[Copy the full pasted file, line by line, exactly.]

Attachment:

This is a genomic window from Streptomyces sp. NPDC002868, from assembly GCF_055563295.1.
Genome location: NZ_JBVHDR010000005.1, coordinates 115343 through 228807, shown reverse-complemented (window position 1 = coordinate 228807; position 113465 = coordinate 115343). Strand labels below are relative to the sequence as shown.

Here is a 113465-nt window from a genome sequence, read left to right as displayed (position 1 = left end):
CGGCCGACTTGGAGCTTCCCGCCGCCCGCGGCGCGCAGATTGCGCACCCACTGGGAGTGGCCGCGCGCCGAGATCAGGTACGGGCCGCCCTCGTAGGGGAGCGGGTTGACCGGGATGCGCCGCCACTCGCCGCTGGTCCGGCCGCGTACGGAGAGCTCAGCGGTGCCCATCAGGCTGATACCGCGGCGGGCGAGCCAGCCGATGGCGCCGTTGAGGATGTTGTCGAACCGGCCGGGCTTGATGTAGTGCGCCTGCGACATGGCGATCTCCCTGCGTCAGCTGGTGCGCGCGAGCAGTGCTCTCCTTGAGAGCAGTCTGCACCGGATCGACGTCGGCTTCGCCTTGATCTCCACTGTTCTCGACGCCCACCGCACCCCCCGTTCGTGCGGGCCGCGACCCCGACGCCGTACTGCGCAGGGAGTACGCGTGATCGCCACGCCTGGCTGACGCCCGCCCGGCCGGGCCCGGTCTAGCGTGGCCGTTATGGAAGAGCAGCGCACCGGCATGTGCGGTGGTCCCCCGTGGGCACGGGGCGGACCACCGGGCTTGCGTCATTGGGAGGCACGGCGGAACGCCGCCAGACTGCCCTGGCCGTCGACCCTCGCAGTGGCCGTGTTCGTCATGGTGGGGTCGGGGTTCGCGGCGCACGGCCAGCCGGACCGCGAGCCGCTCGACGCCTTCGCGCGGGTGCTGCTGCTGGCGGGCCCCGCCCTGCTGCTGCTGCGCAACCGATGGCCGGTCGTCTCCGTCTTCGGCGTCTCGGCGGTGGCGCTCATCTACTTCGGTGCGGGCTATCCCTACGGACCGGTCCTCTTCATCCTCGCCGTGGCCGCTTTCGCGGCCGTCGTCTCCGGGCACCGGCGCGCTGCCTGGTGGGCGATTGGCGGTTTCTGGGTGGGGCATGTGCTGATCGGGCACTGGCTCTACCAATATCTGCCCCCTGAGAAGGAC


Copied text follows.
This is a genomic window from Streptomyces sp. NPDC002868, from assembly GCF_055563295.1.
Genome location: NZ_JBVHDR010000005.1, coordinates 115343 through 228807, shown reverse-complemented (window position 1 = coordinate 228807; position 113465 = coordinate 115343). Strand labels below are relative to the sequence as shown.

Here is a 113465-nt window from a genome sequence, read left to right as displayed (position 1 = left end):
CGGCCGACTTGGAGCTTCCCGCCGCCCGCGGCGCGCAGATTGCGCACCCACTGGGAGTGGCCGCGCGCCGAGATCAGGTACGGGCCGCCCTCGTAGGGGAGCGGGTTGACCGGGATGCGCCGCCACTCGCCGCTGGTCCGGCCGCGTACGGAGAGCTCAGCGGTGCCCATCAGGCTGATACCGCGGCGGGCGAGCCAGCCGATGGCGCCGTTGAGGATGTTGTCGAACCGGCCGGGCTTGATGTAGTGCGCCTGCGACATGGCGATCTCCCTGCGTCAGCTGGTGCGCGCGAGCAGTGCTCTCCTTGAGAGCAGTCTGCACCGGATCGACGTCGGCTTCGCCTTGATCTCCACTGTTCTCGACGCCCACCGCACCCCCCGTTCGTGCGGGCCGCGACCCCGACGCCGTACTGCGCAGGGAGTACGCGTGATCGCCACGCCTGGCTGACGCCCGCCCGGCCGGGCCCGGTCTAGCGTGGCCGTTATGGAAGAGCAGCGCACCGGCATGTGCGGTGGTCCCCCGTGGGCACGGGGCGGACCACCGGGCTTGCGTCATTGGGAGGCACGGCGGAACGCCGCCAGACTGCCCTGGCCGTCGACCCTCGCAGTGGCCGTGTTCGTCATGGTGGGGTCGGGGTTCGCGGCGCACGGCCAGCCGGACCGCGAGCCGCTCGACGCCTTCGCGCGGGTGCTGCTGCTGGCGGGCCCCGCCCTGCTGCTGCTGCGCAACCGATGGCCGGTCGTCTCCGTCTTCGGCGTCTCGGCGGTGGCGCTCATCTACTTCGGTGCGGGCTATCCCTACGGACCGGTCCTCTTCATCCTCGCCGTGGCCGCTTTCGCGGCCGTCGTCTCCGGGCACCGGCGCGCTGCCTGGTGGGCGATTGGCGGTTTCTGGGTGGGGCATGTGCTGATCGGGCACTGGCTCTACCAATATCTGCCCCCTGAGAAGGAC